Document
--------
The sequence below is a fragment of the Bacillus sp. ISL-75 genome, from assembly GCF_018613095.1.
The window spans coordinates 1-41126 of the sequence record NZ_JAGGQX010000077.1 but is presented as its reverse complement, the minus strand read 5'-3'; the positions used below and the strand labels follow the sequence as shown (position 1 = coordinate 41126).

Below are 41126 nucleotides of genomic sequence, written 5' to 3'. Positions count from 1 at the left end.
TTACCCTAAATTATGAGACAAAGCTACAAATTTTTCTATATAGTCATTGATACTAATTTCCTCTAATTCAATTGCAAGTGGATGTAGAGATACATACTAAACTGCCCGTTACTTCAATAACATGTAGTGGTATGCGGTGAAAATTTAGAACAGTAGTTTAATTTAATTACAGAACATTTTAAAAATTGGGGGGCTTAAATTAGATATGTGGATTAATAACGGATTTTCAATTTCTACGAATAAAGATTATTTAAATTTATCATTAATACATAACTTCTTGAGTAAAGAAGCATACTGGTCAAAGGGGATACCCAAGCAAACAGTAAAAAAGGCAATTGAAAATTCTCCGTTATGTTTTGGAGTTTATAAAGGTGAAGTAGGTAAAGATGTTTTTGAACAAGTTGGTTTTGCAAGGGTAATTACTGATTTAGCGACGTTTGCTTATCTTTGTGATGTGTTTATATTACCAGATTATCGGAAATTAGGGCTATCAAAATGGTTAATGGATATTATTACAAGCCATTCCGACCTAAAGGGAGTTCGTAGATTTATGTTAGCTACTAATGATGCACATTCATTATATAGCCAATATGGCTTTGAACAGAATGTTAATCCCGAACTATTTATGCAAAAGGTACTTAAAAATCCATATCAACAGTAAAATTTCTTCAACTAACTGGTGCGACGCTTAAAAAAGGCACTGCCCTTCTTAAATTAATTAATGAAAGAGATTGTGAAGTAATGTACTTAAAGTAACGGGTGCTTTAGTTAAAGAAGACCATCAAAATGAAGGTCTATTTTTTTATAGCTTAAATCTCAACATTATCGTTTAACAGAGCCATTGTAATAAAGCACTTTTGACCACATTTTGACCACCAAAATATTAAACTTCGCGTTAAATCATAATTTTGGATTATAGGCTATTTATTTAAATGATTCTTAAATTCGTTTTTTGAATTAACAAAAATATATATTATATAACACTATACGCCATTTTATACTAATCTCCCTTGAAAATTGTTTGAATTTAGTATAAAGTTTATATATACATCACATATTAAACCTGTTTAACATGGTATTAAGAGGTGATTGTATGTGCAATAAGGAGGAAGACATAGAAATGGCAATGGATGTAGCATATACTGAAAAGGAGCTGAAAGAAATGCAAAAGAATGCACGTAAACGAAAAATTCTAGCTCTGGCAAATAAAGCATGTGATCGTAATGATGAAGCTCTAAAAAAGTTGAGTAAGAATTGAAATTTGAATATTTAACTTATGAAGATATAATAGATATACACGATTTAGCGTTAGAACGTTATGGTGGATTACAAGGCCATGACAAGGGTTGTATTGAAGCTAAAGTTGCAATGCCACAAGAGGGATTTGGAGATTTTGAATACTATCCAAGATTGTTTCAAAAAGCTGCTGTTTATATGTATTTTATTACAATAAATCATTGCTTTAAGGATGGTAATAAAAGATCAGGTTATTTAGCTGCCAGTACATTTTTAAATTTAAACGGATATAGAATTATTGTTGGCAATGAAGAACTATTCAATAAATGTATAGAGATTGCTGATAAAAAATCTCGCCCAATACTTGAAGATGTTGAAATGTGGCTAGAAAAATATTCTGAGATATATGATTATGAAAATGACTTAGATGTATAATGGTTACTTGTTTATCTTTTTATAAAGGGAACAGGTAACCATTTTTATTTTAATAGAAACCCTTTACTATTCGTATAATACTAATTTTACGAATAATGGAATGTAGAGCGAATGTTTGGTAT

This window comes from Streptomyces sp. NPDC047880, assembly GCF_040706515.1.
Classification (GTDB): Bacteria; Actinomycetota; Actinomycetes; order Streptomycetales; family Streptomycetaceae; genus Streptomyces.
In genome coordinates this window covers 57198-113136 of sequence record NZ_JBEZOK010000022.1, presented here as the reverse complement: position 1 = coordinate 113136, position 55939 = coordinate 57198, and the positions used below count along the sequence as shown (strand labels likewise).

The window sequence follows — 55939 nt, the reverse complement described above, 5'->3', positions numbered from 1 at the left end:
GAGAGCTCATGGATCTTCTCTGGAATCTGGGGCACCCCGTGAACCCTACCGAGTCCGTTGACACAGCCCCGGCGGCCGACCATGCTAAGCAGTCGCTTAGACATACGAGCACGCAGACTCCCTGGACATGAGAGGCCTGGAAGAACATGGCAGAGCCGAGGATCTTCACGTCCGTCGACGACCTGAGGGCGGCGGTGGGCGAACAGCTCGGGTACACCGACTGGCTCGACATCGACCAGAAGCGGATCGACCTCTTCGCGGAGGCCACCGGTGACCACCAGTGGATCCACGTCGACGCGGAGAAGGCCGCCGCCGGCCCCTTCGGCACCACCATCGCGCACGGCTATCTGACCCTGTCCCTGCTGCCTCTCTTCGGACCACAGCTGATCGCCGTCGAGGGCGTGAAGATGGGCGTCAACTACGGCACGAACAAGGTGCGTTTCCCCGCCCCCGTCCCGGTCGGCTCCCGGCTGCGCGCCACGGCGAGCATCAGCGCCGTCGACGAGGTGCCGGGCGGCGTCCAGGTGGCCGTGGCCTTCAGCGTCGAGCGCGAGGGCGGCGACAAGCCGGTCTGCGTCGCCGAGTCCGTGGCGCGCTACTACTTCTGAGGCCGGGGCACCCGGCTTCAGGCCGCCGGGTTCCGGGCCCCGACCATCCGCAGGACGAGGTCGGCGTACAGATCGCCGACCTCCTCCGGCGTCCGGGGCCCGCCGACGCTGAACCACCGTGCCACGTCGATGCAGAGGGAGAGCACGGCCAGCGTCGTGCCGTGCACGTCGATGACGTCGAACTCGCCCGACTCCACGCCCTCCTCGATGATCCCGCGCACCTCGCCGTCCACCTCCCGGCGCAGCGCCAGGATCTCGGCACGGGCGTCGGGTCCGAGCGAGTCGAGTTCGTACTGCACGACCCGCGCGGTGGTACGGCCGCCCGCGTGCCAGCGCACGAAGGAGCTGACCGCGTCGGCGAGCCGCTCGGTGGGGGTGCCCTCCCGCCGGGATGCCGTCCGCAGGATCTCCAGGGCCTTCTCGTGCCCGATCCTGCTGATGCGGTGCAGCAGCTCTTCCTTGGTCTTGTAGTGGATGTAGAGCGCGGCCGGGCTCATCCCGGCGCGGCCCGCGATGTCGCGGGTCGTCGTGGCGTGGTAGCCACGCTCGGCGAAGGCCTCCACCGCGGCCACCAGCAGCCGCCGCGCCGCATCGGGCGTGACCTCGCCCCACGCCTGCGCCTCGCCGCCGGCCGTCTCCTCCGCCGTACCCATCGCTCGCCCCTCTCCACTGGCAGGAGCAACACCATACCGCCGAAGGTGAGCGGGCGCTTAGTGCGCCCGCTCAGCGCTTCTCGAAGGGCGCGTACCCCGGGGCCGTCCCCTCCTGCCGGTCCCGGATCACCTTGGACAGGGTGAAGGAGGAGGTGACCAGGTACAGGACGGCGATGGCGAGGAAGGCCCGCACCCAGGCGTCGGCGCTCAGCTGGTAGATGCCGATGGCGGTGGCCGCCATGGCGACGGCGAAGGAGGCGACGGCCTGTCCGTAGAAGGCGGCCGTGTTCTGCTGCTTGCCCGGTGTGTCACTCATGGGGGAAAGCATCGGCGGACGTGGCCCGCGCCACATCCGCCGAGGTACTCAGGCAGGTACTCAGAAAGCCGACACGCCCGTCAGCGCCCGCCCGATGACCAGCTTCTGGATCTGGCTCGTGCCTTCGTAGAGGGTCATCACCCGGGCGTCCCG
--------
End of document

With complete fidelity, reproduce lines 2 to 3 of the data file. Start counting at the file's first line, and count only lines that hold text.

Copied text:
The window spans coordinates 1-41126 of the sequence record NZ_JAGGQX010000077.1 but is presented as its reverse complement, the minus strand read 5'-3'; the positions used below and the strand labels follow the sequence as shown (position 1 = coordinate 41126).

Below are 41126 nucleotides of genomic sequence, written 5' to 3'. Positions count from 1 at the left end.